Peter de GraafDredging of a highly invasive seaweed in the Bay of Islands could be complete by August - but only if the government stumps up another $5 million-plus for the biosecurity battle, a Northland council leader says.Exotic caulerpa - described as the world's worst marine pest for its ability to smother other underwater life - has so far been discovered at Aotea Great Barrier Island, in the Bay of Islands, and the Hauraki Gulf.But it is only in the Bay of Islands where a concerted effort is underway to develop new technology for eradicating the fast-growing invader.Those efforts hit a snag earlier this year when the purpose-built suction dredge was sucking up too much sand along with the weed, drastically slowing down the operation.However, Northland Regional Council chairman Geoff Crawford said a redesign of the dredge had been a "game changer" with the machine now clearing half a hectare of seabed a day.The aim was to increase that rate to a hectare a day.About 60 hectares of Omākiwi Cove, near Rāwhiti in the eastern Bay of Islands, are infested.Caulerpa growing on rocks in the Bay of Islands. Photo: Supplied / Rana RewhaCrawford, who also chairs the council's biosecurity and biodiversity committee, said so much sand was being sucked up by the original dredge that the barge's 100-tonne dewatering bag was full after just an hour's operation.It would then take up to two days, depending on the tides, to unload the barge.The innovation by Russell marine engineer Andrew Johnson was to source two gold-mining trommels - rotating cylinders which use a mesh screen to separate materials of different sizes - and adapt them to separate sand from seaweed fragments.Crawford said material sucked up by the dredge was now split into sand, which was returned to the seabed, and caulerpa, which was retained in one-tonne bags.Once full, those bags were then lifted onto a second barge, which meant the operation could continue uninterrupted for eight hours a day."There's very little sand coming on board now. The operation has probably gone ten times more efficient."The progress was down to Johnson's "incredible number-eight-wire thinking", Crawford said.The current expectation was that dredging in the Bay of Islands could be completed in August, which he described as amazing news for Northland."It's a game changer because we've got this, the first stage of eradication. We've come up with a plausible response and New Zealand should be very excited."The redesigned caulerpa suction dredge in action in the Bay of Islands, with the two large sand extraction trommels clearly visible. Photo: Supplied / Rana RewhaThe dredge could potentially be deployed to Aotea Great Barrier next.In February the government granted $5m to caulerpa projects around the upper North Island, with the bulk of that - $3.3m - earmarked for the Bay of Islands dredging trial.However, Crawford said the funding would end on 30 June, and more would be needed to finish the job at Omākiwi Cove."We've asked for five or six million to finish it, which doesn't seem like a lot of money for the threat that we've got. So we're hoping the government will agree."Biosecurity Minister Andrew Hoggard told RNZ that Biosecurity New Zealand would review the trial data after late June or early July, and would then provide advice to his office.Crawford said the long-term goal was to design a machine that could operate 24 hours a day and did not have to be unloaded."Then we'll see some great efficiencies. We want to go 24 hours, because for every day we're not there pulling out caulerpa is another day that it's spreading. It's a bit like having cancer."The regional council was aiming for eradication, and the current dredging operation was only the start, Crawford said.The caulerpa suction dredge in action in Omākiwi Cove in the Bay of Islands. The clear patch at bottom right has been cleared of the invasive seaweed. Photo: Supplied / Rana RewhaA minimum 10-year surveillance and maintenance period would be needed to stop the weed returning."Because if the government isn't going to commit to a 10-year minimum of surveillance and stopping re-invasion, we're better off not spending a cent to start with, and just walk away."Crawford, a farmer with long experience of on-land weed control, said caulerpa reminded him of kikuyu grass.Both covered large areas quickly by sending out long runners, could break off and spread via fragments, and had a way of re-appearing from nowhere."Kikuyu's the most resilient plant I've ever dealt with. It'll grow on top of a strainer post, just like caulerpa will grow on top of a rock."Regional council marine biosecurity specialist Kaeden Leonard said the trial using dredge spoil separators started on 6 May.He was "incredibly encouraged" by the results."It's a very novel approach, and it's certainly scaling up our ability to tackle these types of marine pests. This has been a huge shot in the arm for marine biosecurity. Before this we've only ever had diver-assisted tools, now we're going to more of a mechanical approach and really upscaling what we're able to achieve."Leonard said the first version of the dredge was effective at removing caulerpa, but the retention of large amounts of unwanted material - such as sand, silt and shell fragments - made the process inefficient.The redesigned caulerpa suction dredge with the two large sand extraction trommels clearly visible. Photo: Supplied / Rana RewhaNow sand and silt was returned to the seabed while anything bigger than 2mm was retained.Independent scientists were regularly checking the dredge spoil to make sure no viable caulerpa fragments were released back into the bay.While the dredge would be effective in most of Omākiwi Cove, other tools would be needed in rocky areas.That could include hand-held suction devices and mats to starve the caulerpa of light.Meanwhile, a Far North couple instrumental in the Bay of Islands' battle against caulerpa have won the country's top biosecurity award.Viki Heta and Rana Rewha (Patukeha, Ngāti Kuta) were named the winners of both the Te Uru Kahika Māori Award and the Supreme Award at last month's New Zealand Biosecurity Awards.Rewha was the first to discover caulerpa in the Bay of Islands, in May 2023, and both he and Heta are heavily involved in the response.The Bay of Islands trial brings together, among others, local hapū, the Northland Regional Council, Ministry for Primary Industries, the Cawthron Institute, community group Conquer Caulerpa and maritime engineering firm Johnson Bros.Caulerpa removed by the dredge is buried nearby on land. Biosecurity regulations prohibit moving the weed out of the affected area.This story was originally published by RNZ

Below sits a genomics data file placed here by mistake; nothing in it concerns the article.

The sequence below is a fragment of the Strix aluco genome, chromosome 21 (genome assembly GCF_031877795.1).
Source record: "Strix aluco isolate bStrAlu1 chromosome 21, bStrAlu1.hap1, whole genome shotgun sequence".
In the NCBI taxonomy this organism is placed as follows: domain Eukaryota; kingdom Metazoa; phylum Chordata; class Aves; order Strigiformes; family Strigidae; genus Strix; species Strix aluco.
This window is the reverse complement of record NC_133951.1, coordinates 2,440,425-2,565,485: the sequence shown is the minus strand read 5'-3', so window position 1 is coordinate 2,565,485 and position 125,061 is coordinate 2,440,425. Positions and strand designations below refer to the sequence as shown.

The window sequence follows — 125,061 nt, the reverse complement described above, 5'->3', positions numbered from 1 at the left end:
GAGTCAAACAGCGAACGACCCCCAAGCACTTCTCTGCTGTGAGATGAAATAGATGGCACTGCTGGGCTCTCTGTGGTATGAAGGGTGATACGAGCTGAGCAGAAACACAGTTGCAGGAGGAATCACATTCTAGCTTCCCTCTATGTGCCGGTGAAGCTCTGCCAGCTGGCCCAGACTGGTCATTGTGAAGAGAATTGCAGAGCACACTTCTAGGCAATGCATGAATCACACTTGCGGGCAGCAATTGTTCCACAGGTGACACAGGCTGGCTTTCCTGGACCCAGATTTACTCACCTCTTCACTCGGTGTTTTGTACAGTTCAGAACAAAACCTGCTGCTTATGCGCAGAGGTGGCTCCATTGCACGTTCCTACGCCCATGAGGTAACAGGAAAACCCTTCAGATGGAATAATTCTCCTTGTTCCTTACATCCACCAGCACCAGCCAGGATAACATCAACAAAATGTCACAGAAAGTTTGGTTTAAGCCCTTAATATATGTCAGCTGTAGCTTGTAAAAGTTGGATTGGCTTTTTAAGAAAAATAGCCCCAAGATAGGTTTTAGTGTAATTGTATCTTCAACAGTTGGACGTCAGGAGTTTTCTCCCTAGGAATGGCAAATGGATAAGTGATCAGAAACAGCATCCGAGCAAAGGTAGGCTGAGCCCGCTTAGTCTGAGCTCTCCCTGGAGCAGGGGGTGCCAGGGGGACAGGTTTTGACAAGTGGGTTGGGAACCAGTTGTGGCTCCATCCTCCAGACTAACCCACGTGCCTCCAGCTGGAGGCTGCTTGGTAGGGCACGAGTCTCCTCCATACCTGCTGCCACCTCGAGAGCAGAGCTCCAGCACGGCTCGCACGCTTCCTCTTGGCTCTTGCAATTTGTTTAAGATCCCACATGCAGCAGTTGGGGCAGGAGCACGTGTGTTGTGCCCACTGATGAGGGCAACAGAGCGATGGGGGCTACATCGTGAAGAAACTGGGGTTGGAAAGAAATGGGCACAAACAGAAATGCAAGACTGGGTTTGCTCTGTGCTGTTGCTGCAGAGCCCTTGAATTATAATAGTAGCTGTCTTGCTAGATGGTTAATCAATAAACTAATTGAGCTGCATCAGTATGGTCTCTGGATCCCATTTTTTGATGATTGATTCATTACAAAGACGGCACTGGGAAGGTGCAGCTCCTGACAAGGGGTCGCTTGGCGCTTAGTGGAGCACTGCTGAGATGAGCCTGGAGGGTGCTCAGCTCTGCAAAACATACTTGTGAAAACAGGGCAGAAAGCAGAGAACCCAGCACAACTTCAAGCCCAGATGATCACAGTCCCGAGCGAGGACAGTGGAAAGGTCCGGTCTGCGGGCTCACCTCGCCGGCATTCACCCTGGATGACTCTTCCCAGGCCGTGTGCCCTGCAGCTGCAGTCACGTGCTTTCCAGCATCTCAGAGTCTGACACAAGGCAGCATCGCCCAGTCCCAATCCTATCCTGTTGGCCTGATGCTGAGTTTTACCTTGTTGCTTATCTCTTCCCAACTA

Coalition confirms $24m for Gumboot Friday charity I Am Hope